Home Editorial Editorial: Return of the PPP-PMLN Rivalry

Editorial: Return of the PPP-PMLN Rivalry

The PPP’s signaling of an alliance with the PTI ahead of the announced PMLN-MQMP pact indicates the drawing of new battle lines ahead of upcoming elections

by Editorial

From left: Nawaz Sharif and Asif Ali Zardari. File photo

As part of its efforts to distance itself from the PDM-led coalition government and counter the return to prominence of the PMLN after the return to Pakistan of Nawaz Sharif, the PPP has expressed willingness to form an electoral alliance with arch-rival PTI. This is widely perceived as an attempt of PPP Co-Chairman Asif Ali Zardari to revive his party’s fortunes in Punjab, facilitating the formation of a government at the center. His son, PPP Chairman Bilawal Bhutto-Zardari, also appears onboard, taking potshots at the PMLN leadership while muting criticism of the PTI that has defined his politics for the past five years. Meanwhile, the PMLN has announced an “electoral” alliance with the MQM-P, which has made no secret of wanting to oust the PPP from Sindh, particularly Karachi.

For seasoned political observers, this is nothing new. The PPP-PMLN rivalry spans decades and barring a few bursts of cooperation—usually against military dictatorships—forms the bedrock of Pakistani politics. The present situation stems from both parties wishing to avail the benefits of the ongoing crackdown against the PTI following the May 9 riots, with Zardari hoping to piggyback on its popularity to stage a comeback in Punjab, as the PMLN works to revive a vote bank significantly dented by the disastrous policies of Shehbaz Sharif as prime minister.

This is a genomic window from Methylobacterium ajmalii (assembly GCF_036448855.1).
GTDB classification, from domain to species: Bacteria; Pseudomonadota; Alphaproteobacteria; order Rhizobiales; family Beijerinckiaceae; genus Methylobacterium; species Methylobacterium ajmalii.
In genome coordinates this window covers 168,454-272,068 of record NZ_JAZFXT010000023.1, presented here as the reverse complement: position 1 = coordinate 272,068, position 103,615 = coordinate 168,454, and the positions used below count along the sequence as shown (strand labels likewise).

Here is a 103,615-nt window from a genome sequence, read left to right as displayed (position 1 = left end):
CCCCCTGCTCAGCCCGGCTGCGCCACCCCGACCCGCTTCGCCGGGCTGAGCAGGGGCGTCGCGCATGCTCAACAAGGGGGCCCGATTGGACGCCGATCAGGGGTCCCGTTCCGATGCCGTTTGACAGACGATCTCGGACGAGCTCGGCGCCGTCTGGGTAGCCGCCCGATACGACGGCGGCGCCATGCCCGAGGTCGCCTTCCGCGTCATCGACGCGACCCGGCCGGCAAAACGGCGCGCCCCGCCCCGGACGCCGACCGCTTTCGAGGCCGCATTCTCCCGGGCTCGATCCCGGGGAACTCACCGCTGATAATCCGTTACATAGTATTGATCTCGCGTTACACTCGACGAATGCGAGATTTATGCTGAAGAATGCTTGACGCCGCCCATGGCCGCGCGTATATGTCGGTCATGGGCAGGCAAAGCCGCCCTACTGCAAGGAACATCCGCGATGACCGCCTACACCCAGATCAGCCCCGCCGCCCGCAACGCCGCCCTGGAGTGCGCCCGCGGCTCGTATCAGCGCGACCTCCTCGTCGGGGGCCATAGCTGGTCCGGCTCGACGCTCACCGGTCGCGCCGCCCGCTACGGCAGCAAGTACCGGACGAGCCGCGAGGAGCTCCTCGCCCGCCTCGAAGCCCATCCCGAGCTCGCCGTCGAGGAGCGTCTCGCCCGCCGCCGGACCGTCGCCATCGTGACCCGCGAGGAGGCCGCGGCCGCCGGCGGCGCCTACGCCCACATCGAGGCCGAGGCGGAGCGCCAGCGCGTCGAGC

The ultimate prize is the next federal government, with Punjab playing the traditional role of kingmaker thanks to the more than 50% of general seats it elects to the National Assembly. The PPP believes that a battered PTI would inevitably become a subservient partner in any potential coalition and would, at the least, sufficiently dent the PMLN’s electoral chances to reduce its standing at the center. The besieged PTI, meanwhile, is willing to accept any and all support, describing statements from the PPP of elections being “unacceptable” without it as the “correct” thinking. What remains to be seen is whether the PTI would find it acceptable to become a pawn in the PPP-PMLN rivalry, or whether the PPP is just playing to the gallery to ensure the PMLN doesn’t make any attempts to reduce its standing in its Sindh stronghold.

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